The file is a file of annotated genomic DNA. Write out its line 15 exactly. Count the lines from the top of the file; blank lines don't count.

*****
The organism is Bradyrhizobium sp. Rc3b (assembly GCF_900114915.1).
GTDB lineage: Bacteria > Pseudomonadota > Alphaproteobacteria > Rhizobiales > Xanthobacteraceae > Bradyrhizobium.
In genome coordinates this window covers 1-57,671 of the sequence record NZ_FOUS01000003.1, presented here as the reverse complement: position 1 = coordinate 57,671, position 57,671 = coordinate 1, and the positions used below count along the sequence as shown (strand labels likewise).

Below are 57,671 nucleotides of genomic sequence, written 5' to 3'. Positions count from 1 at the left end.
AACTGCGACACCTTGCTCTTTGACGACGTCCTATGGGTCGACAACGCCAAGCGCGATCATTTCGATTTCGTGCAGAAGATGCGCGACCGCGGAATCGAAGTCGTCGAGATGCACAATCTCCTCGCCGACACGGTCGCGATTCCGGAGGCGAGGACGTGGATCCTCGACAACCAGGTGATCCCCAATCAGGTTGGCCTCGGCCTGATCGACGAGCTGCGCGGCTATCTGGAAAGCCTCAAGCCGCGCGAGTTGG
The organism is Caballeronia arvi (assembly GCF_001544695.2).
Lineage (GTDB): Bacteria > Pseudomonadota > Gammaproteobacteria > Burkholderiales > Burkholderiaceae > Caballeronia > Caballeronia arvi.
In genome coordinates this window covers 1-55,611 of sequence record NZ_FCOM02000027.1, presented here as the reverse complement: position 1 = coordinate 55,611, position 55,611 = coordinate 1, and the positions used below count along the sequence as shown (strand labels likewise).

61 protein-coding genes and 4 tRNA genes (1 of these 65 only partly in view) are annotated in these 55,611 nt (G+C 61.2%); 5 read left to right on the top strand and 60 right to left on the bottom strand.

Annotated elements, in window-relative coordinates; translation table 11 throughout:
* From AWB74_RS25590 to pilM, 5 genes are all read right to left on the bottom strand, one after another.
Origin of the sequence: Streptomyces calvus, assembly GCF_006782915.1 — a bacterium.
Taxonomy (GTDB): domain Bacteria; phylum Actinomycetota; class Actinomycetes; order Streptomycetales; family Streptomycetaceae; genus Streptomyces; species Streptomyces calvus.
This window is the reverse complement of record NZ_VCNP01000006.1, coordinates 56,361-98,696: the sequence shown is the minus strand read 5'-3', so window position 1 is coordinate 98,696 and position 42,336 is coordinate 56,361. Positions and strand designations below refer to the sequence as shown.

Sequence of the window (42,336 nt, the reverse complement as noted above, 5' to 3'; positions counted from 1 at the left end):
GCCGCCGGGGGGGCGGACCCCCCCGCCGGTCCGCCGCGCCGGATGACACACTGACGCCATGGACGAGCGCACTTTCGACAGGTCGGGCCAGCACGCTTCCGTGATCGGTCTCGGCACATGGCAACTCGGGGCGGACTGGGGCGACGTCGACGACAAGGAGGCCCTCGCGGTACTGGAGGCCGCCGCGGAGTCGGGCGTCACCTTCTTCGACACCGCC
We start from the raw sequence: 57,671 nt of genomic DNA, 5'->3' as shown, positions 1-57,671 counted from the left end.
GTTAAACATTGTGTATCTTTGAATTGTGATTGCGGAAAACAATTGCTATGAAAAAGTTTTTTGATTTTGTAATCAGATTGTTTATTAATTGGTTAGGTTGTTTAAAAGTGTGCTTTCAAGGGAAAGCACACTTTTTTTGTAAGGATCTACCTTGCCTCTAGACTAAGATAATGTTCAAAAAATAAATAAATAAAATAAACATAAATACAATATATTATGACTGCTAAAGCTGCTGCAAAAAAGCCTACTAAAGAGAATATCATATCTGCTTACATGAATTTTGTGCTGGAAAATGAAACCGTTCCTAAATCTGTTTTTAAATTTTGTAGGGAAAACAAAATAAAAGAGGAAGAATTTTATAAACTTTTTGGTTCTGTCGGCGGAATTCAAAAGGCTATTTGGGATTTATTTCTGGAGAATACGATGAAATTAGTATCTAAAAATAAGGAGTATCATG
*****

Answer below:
Sequence of the window (42,336 nt, the reverse complement as noted above, 5' to 3'; positions counted from 1 at the left end):